Posted in Advocacy, Autistic Identity, Neurodiversity

Ableism, Underemployment and Disabled Guilt

Yesterday’s post about not feeling great at work (or at life, I guess) was bleak, and I apologize for that.

Today, I guess I just want to write a little bit about how all that negativity about the limits of being Autistic has to do with the Neurodiversity movement, which I strongly support.

In our “outside” circles, I guess, we Neurodiversity folk get a bad reputation for focusing on the positives about what it’s like to be Autistic (or otherwise Neurodivergent) and I generally do try to do that.  In fact, I firmly believe that what’s happening to me right now has nothing to do with me as a person or even the employers of the world out there as much as I believe it has to do with society; society Disables me and because I’m privileged enough to be white, raised middle class, and can hide my Disability if I want to (or, at least, I can try to hide it; it takes getting to know me before people might see it).  Because I am so privileged, I end up acting sometimes like I don’t have the sense to realize the ableism around me and how it impacts my life.

But I am very aware of it.

If anything, I’m more aware of it because I still have that “manifest destiny” thing inside me (as racist as that is besides).  I firmly believe I should be able to author my own fate and change everything.

But then I realize that despite it all, I can’t do it.  I will always be less because my view of the world impacts me considerably.

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Posted in Advocacy, Autistic Identity, writing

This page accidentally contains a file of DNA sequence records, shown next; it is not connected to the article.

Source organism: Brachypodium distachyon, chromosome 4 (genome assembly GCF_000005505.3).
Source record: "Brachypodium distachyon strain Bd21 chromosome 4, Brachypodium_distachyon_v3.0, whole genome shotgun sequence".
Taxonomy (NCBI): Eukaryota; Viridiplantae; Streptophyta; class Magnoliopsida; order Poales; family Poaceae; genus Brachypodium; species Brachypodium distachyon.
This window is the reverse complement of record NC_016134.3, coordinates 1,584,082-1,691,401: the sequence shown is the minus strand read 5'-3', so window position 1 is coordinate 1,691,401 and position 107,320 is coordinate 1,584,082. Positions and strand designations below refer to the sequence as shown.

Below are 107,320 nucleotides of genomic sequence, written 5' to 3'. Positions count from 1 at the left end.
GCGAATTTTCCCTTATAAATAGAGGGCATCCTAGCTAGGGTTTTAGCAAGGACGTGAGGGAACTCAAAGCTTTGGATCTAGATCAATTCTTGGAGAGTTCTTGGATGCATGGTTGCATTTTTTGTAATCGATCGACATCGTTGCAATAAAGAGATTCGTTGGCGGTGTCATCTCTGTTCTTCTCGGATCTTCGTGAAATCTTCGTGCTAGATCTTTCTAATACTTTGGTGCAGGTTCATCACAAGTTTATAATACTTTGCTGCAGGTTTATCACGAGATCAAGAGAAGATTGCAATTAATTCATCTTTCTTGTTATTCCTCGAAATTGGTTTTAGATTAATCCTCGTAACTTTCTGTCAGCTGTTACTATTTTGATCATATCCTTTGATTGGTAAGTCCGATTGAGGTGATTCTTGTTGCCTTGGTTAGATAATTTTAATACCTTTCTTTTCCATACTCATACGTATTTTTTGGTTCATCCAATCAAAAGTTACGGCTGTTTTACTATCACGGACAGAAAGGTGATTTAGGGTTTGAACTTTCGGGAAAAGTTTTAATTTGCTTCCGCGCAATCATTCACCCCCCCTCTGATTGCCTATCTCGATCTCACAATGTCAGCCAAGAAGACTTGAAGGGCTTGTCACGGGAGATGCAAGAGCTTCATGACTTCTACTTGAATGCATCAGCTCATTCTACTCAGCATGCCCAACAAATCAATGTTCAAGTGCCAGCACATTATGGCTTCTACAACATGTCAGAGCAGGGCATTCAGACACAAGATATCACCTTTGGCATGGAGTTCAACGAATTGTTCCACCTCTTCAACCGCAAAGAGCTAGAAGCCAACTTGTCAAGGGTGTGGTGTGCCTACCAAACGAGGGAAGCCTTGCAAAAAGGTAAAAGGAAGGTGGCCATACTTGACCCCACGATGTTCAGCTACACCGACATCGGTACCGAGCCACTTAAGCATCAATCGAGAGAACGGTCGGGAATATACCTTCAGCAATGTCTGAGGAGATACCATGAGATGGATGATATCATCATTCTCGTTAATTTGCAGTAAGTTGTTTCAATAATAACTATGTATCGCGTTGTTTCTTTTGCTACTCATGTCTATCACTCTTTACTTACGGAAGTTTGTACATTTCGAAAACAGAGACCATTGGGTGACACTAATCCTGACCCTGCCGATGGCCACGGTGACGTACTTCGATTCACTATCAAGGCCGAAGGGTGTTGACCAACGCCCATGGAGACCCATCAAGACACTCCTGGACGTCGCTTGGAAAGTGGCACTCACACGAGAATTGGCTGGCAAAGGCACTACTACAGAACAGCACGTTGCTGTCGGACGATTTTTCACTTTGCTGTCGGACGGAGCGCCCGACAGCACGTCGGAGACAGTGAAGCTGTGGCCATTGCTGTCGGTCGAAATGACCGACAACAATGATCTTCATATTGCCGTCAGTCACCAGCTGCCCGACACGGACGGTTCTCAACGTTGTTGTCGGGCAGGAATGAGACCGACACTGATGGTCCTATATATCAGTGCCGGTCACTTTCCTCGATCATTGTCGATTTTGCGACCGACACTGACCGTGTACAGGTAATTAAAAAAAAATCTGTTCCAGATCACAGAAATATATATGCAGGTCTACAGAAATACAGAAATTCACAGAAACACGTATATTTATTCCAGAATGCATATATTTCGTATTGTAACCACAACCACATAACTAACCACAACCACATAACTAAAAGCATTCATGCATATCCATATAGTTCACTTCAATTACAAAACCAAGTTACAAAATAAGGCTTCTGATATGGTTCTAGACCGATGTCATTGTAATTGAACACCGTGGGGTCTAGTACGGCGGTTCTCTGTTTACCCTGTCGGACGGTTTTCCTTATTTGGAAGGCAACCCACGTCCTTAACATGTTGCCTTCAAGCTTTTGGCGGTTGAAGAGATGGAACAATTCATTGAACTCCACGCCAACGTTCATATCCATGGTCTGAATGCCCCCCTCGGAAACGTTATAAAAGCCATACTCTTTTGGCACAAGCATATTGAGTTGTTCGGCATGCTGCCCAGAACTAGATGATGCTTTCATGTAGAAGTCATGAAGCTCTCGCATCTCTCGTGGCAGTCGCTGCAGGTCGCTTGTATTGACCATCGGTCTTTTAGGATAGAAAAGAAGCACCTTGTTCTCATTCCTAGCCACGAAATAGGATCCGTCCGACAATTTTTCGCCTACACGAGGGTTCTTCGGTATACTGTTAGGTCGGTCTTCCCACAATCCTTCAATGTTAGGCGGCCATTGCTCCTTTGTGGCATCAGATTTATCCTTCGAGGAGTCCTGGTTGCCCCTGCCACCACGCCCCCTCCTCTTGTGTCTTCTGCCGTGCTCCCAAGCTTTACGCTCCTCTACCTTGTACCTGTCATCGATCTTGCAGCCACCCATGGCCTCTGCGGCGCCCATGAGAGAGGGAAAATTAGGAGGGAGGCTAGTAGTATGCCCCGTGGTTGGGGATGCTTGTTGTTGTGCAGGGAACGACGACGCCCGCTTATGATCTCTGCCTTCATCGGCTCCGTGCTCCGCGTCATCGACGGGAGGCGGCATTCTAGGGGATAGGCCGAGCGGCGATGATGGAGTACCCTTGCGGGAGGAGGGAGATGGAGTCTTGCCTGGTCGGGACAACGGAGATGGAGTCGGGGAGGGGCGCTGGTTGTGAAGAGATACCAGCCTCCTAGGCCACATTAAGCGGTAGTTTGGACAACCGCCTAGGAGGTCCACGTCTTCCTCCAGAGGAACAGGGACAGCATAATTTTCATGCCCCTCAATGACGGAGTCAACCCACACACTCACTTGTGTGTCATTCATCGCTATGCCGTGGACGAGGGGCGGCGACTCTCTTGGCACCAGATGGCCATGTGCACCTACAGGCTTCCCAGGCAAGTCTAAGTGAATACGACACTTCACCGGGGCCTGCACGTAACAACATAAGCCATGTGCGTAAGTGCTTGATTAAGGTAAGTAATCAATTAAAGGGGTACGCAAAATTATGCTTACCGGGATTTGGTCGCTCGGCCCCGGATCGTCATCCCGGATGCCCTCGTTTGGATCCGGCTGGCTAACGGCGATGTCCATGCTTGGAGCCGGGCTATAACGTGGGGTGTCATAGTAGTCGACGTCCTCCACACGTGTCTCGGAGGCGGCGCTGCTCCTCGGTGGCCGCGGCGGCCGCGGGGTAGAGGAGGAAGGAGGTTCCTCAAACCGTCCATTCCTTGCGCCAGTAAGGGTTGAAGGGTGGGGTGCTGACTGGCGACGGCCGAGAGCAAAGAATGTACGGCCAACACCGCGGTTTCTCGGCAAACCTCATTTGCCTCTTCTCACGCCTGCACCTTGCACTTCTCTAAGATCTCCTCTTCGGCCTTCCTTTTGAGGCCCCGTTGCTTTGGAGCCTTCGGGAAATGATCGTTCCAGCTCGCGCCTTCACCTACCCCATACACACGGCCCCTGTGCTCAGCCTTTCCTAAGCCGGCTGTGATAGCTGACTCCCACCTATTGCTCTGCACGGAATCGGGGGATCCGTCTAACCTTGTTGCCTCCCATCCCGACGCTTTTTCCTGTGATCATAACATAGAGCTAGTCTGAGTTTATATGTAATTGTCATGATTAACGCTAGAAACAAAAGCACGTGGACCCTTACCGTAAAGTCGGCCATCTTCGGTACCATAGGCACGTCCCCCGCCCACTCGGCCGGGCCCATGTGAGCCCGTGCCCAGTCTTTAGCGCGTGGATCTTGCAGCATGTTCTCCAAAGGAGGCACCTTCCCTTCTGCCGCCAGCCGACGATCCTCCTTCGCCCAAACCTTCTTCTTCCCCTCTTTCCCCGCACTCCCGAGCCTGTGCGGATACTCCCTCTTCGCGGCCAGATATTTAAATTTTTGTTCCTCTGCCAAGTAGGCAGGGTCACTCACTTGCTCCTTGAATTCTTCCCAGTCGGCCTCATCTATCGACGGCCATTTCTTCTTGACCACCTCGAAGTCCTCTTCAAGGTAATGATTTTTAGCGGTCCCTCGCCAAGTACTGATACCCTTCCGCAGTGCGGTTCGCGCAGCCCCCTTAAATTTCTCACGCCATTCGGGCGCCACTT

Missed Opportunities: Why I am Underemployed

I’ve mentioned, before, that I’m doing a job for which I would be paid at least triple what I’m making now, with full benefits when I now have none, if I could work in public schools.

I’m not unhappy I landed in Catholic ed., but even then there are different types of Catholic school jobs.   I’m meant to lead the outcasts.  On the plus side, we are the only school in town that would be actually making a difference because we are arming our kids to move into the middle class and self-advocate.  We take the time to find the right place to succeed.

But on the other hand, the lack of compensation and access to health insurance at a better price than on the health insurance market (our premium just doubled, and we were struggling to afford the price that it was to begin with) is stressful and takes its toll on my health.  Among Autistics, this problem is somewhat normal as many of us are underemployed.  We can find a job, but it’s the best we can do since the primo jobs are saved for people who can navigate the social structures better than we can, so we continue to struggle.

Here are times I had chances at better jobs, but simply couldn’t land them.

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